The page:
The Cost of School Commissioning

The State of Hawaii has a nice two (2) page PDF that summarizes the essentials of why the State believes it is important to commission schools. 

They describe two levels of commissioning that closely resemble the LEED Basic and Enhanced Commissioning approaches, which they call Basic and Advanced. They've also managed to come with a handy chart of what it costs to commission, which is shown below. Here's an excerpt:

The Two Tiers
Basic: The following projects should include at least basic commissioning.

■ New construction projects that cover 5,000 ft2 or more of floor area.
■ Renovation projects that cost $1,000,000 or more AND cover 5,000 ft2 or more of floor area AND include HVAC system replacement, building control system installation or upgrade, or lighting system controls.

Basic commissioning services may be performed by a third party or someone in-house, however, whoever assumes the role of commissioning agent should perform the following tasks:

■ Verify that lighting controls have been installed per design and are functioning as intended.
This includes occupancy sensors, daylighting controls, multi-level switching, and automatic time clocks.
■ Make sure that ventilation and air conditioning equipment has been installed per design and that outdoor air flow, supply air flow, fluid flow, and controls function as specified in the design criteria.
■ Ensure that any and all energy management and control systems (EMCSs) perform the sequence of operations and provide trend logs per design. Also establish that sensors are calibrated.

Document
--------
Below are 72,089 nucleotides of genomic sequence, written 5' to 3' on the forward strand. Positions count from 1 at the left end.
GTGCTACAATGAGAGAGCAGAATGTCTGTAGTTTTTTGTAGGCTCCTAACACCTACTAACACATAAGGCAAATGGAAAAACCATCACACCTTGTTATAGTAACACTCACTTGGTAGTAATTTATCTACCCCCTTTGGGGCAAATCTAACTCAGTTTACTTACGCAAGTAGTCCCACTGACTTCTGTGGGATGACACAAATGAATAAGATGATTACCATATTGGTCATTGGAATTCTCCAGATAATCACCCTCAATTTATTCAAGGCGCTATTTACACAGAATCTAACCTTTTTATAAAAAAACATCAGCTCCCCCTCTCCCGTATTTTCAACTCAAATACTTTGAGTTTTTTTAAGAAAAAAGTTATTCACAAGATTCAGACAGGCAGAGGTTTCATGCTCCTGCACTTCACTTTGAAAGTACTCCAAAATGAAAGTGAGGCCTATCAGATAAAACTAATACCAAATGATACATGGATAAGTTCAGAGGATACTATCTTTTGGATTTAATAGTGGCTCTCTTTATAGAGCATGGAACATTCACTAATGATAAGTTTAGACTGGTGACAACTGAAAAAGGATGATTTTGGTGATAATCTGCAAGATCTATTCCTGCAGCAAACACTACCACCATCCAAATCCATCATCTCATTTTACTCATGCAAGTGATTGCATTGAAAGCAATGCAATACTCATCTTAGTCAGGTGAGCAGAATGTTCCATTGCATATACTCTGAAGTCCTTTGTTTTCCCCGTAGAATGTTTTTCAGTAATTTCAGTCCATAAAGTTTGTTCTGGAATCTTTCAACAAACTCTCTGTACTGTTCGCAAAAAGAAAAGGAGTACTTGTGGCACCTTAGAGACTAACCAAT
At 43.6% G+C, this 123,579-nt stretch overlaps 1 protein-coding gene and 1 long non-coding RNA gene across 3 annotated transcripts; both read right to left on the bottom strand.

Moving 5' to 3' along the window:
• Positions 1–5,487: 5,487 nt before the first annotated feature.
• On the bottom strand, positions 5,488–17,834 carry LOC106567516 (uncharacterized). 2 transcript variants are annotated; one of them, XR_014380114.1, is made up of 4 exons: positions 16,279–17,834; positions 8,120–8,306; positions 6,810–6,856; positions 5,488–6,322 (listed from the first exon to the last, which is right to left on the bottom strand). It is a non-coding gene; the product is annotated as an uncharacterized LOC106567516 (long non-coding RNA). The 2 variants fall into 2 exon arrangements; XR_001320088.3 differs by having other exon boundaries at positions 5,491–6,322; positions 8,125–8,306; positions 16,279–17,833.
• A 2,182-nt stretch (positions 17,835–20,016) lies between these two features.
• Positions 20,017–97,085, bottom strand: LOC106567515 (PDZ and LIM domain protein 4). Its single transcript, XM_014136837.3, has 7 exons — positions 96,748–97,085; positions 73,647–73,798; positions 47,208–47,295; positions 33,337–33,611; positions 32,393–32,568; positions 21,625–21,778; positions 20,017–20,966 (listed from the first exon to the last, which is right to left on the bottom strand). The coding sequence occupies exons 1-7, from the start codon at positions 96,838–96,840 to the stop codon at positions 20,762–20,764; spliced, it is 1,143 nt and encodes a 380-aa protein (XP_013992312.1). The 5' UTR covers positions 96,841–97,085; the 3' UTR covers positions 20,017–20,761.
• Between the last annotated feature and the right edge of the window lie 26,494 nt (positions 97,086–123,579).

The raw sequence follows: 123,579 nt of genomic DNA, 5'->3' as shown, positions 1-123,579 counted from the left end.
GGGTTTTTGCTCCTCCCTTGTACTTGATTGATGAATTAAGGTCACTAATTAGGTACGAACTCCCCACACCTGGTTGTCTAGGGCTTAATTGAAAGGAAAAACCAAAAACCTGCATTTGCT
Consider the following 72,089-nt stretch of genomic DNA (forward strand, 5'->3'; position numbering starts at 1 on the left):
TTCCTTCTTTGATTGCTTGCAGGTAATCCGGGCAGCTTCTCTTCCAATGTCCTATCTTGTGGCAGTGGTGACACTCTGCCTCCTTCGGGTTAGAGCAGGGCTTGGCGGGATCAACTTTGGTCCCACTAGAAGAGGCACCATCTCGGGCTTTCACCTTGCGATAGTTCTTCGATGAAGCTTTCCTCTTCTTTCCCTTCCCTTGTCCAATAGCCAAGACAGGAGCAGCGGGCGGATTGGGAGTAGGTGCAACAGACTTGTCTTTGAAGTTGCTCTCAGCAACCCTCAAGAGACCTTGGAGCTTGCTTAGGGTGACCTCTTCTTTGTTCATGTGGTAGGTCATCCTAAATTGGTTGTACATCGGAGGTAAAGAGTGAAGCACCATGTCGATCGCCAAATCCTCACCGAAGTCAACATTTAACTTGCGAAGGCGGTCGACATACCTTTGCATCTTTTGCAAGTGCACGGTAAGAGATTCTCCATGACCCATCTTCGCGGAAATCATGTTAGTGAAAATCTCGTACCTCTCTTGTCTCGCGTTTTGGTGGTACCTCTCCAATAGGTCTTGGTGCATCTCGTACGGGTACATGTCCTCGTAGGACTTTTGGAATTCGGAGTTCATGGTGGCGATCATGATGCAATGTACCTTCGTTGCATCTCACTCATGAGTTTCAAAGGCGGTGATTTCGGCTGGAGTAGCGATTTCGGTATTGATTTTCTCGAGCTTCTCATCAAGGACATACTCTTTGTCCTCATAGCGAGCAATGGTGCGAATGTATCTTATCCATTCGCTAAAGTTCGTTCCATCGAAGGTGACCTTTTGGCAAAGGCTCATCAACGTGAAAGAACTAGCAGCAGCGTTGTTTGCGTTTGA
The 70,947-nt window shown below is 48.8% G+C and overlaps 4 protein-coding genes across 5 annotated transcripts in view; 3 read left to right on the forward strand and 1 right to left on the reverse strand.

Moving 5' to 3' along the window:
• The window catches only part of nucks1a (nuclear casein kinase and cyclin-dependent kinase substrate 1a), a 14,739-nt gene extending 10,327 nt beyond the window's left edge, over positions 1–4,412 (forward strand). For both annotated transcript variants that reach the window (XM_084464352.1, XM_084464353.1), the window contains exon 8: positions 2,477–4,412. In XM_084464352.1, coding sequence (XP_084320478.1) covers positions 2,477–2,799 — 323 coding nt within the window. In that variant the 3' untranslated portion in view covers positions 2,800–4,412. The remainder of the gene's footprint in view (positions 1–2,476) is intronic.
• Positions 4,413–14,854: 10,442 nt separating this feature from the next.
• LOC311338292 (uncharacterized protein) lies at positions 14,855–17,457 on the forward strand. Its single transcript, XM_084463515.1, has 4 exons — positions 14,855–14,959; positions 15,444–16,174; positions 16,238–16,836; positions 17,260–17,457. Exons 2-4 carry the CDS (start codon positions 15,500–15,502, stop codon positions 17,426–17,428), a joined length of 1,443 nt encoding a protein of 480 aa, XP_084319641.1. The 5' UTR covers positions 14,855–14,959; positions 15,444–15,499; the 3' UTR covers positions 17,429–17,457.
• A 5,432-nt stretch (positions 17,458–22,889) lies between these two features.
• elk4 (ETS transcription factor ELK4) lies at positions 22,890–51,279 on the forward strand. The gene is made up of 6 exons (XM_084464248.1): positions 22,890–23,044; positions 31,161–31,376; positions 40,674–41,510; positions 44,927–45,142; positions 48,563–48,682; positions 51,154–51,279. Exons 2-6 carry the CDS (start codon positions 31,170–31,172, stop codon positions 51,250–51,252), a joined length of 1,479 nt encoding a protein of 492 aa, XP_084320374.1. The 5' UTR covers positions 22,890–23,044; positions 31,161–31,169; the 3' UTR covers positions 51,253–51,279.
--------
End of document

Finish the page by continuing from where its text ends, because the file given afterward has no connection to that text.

■ Confirm that a complete guide has been provided to operations and maintenance staff.
■ Check to see that an operating brief has been given to school administrators and teachers.
■ Make certain that operating staff have been trained.

Additional commissioning services
should be performed by a third-party commissioning agent rather than someone in-house. In order to be effective, the agent should be retained at the schematic design phase or earlier. The commissioning agentshould perform the following tasks:

■ Establish and follow a commissioning plan.
■ Develop design intent and basis of design documentation.
■ Review the design prior to the constructions documentsphase.
■ Make sure that commissioning requirements are included in the construction documents.
■ Examine the construction documents just prior to completion.
■ Conduct a selective review of contractor submittalsof commissioned equipment.
■ Verify installation, functional performance, training,and documentation.
■ Author a system and energy management manualand distribute it to building owner and manager.
■ Have a contract in place for a near-warranty-end orpost-occupancy review.
■ Complete a commissioning report.

How Much Will It Cost?

Commissioning pays for itself. Some of the savings created by commissioning are rarely quantified: first-cost (such as equipment downsizing), ongoing non-energy benefits, reduced change-orders, and correcting causes of premature equipment breakdown. One study showed median one-time, non-energy benefits at $0.18/ft2 for ten renovation projects and $1.24/ft2 for twenty-two new construction projects. The more frequently quantified costs showed median whole-building energy savings of 15% and payback times of 0.7 years for renovation projects. New construction payback time was 4.8 years.2
It makes good economic sense, therefore, to set aside some money in your budget for commissioning. 
Some guidelines follow.